If you were arrested but not charged with a qualifying offence at any age, your DNA and fingerprints can be kept for three years if the Biometrics Commissioner allows it, and then for another two years if a District Judge grants an extension, or forever if you have already been...
If you are convicted (even cautions) of any recordable offence as an adult, the police can keep your DNA and fingerprints permanently. The police can also keep your DNA and fingerprints indefinitely if you were convicted of a "Qualifying Offense" (including juvenile cautions, reprimands, and final warnings).
What is a qualifying offense? It is any offense that would permit the court to order detention of the person being charged. This includes all crimes against persons, such as murder, manslaughter, assault, sexual assault, child abuse, and kidnapping. It also includes crimes against property, such as robbery, burglary, and vandalism. Finally, it includes offenses against public safety, such as violations of weapons or drug laws that could lead to imprisonment.
Who has access to my DNA? Any officer who conducts a criminal history records check on you will be able to see on the NCIC database whether your DNA sample is still active. If so, they may have access to it. Generally, only officers with appropriate training and authority to conduct DNA searches will be allowed to do so. However, some officers may use a computer program called "Rapid DNA" to extract DNA from physical evidence that might not otherwise yield sufficient quantity for testing. These Rapid DNA tests require very little material, so they can be used even when testing other than for identity purposes is not necessary. As well, certain laboratory technicians and investigators may have access to your DNA sample.
1.2. The police, on the other hand, can request authorization from the Biometrics Commissioner to store their DNA profile and fingerprint record for up to three years. If the application is turned down, the force is required to delete the DNA profile and fingerprint record.
1.3. The police also have the ability to apply for retention orders for specific items of evidence. These would include requests to retain blood stains that may contain genetic material or traces of drugs in drug-related cases. Retention orders are only valid for a maximum of five years.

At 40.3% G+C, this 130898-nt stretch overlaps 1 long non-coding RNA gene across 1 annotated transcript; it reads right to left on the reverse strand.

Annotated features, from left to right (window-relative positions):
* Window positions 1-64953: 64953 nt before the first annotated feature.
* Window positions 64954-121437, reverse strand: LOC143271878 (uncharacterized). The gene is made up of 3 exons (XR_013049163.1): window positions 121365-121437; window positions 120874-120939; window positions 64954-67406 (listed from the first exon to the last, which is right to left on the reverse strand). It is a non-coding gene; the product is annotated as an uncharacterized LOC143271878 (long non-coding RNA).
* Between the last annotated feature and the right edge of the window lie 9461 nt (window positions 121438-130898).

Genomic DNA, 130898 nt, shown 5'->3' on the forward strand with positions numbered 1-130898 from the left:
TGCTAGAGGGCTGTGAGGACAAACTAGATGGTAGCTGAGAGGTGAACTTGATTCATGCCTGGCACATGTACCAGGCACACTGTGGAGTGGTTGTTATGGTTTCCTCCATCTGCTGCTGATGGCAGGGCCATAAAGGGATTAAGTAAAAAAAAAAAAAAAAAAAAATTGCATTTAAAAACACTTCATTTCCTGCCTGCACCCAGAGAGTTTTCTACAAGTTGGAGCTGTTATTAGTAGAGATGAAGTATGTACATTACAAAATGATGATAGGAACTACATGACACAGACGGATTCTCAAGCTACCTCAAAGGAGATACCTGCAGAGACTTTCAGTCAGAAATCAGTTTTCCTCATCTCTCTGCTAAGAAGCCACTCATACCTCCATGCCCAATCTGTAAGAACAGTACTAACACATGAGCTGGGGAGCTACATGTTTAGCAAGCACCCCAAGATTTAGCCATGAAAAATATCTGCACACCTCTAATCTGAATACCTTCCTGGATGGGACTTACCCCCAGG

1.4. Finally, under current law enforcement agencies can dispose of items that are not subject to criminal proceedings if they meet certain conditions. For example, officers can discard items such as clothing that do not appear to have been used in a crime. Agencies must report to the commissioner on items disposed of pursuant to this rule.
The Police Practices Act requires police to destroy DNA profiles and fingerprints records of persons who are not charged with an offence. This includes anyone who has been given civil commitment powers by the Department of Health and Social Care (DHSC) under the Mental Health Act 1983.
DNA profiling techniques have improved significantly since they were first used in UK police forces. Nowadays it is common practice for investigators to delete DNA samples that cannot be matched to any existing profile.
Most innocent people's DNA profiles and fingerprints will now be automatically deleted from police databases, but those arrested for serious crimes may have their records kept for up to three years, and others may have their records kept indefinitely (for repeated two-year periods) for "national security."
In addition, if a suspect isn't charged with a crime during their first arrest, their DNA profile will be removed from the system after three years. However, if they are subsequently charged with another crime, their DNA profile will be added to the system again.